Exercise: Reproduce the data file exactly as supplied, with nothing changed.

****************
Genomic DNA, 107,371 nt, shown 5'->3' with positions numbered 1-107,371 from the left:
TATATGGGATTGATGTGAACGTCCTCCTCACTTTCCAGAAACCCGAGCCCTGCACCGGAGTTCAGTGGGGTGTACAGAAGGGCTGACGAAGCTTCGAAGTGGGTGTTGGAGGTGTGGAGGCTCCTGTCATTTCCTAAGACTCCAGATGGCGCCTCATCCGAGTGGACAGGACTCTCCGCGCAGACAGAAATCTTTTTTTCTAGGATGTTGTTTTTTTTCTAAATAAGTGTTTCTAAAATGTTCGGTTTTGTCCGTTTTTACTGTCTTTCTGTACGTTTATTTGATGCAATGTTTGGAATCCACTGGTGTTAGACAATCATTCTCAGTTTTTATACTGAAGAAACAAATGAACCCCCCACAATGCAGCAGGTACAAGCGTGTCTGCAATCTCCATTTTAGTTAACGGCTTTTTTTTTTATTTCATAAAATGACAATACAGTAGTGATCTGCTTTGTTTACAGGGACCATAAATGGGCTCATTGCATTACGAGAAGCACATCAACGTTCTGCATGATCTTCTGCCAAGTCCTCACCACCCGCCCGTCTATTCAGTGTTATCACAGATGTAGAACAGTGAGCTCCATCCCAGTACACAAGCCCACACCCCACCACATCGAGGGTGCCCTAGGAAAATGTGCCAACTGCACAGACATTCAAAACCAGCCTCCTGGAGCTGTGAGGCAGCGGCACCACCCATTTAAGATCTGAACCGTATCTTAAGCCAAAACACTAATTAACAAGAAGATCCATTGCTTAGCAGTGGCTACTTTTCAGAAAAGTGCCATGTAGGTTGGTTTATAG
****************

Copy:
Genomic DNA, 107,371 nt, shown 5'->3' with positions numbered 1-107,371 from the left:
TATATGGGATTGATGTGAACGTCCTCCTCACTTTCCAGAAACCCGAGCCCTGCACCGGAGTTCAGTGGGGTGTACAGAAGGGCTGACGAAGCTTCGAAGTGGGTGTTGGAGGTGTGGAGGCTCCTGTCATTTCCTAAGACTCCAGATGGCGCCTCATCCGAGTGGACAGGACTCTCCGCGCAGACAGAAATCTTTTTTTCTAGGATGTTGTTTTTTTTCTAAATAAGTGTTTCTAAAATGTTCGGTTTTGTCCGTTTTTACTGTCTTTCTGTACGTTTATTTGATGCAATGTTTGGAATCCACTGGTGTTAGACAATCATTCTCAGTTTTTATACTGAAGAAACAAATGAACCCCCCACAATGCAGCAGGTACAAGCGTGTCTGCAATCTCCATTTTAGTTAACGGCTTTTTTTTTTATTTCATAAAATGACAATACAGTAGTGATCTGCTTTGTTTACAGGGACCATAAATGGGCTCATTGCATTACGAGAAGCACATCAACGTTCTGCATGATCTTCTGCCAAGTCCTCACCACCCGCCCGTCTATTCAGTGTTATCACAGATGTAGAACAGTGAGCTCCATCCCAGTACACAAGCCCACACCCCACCACATCGAGGGTGCCCTAGGAAAATGTGCCAACTGCACAGACATTCAAAACCAGCCTCCTGGAGCTGTGAGGCAGCGGCACCACCCATTTAAGATCTGAACCGTATCTTAAGCCAAAACACTAATTAACAAGAAGATCCATTGCTTAGCAGTGGCTACTTTTCAGAAAAGTGCCATGTAGGTTGGTTTATAG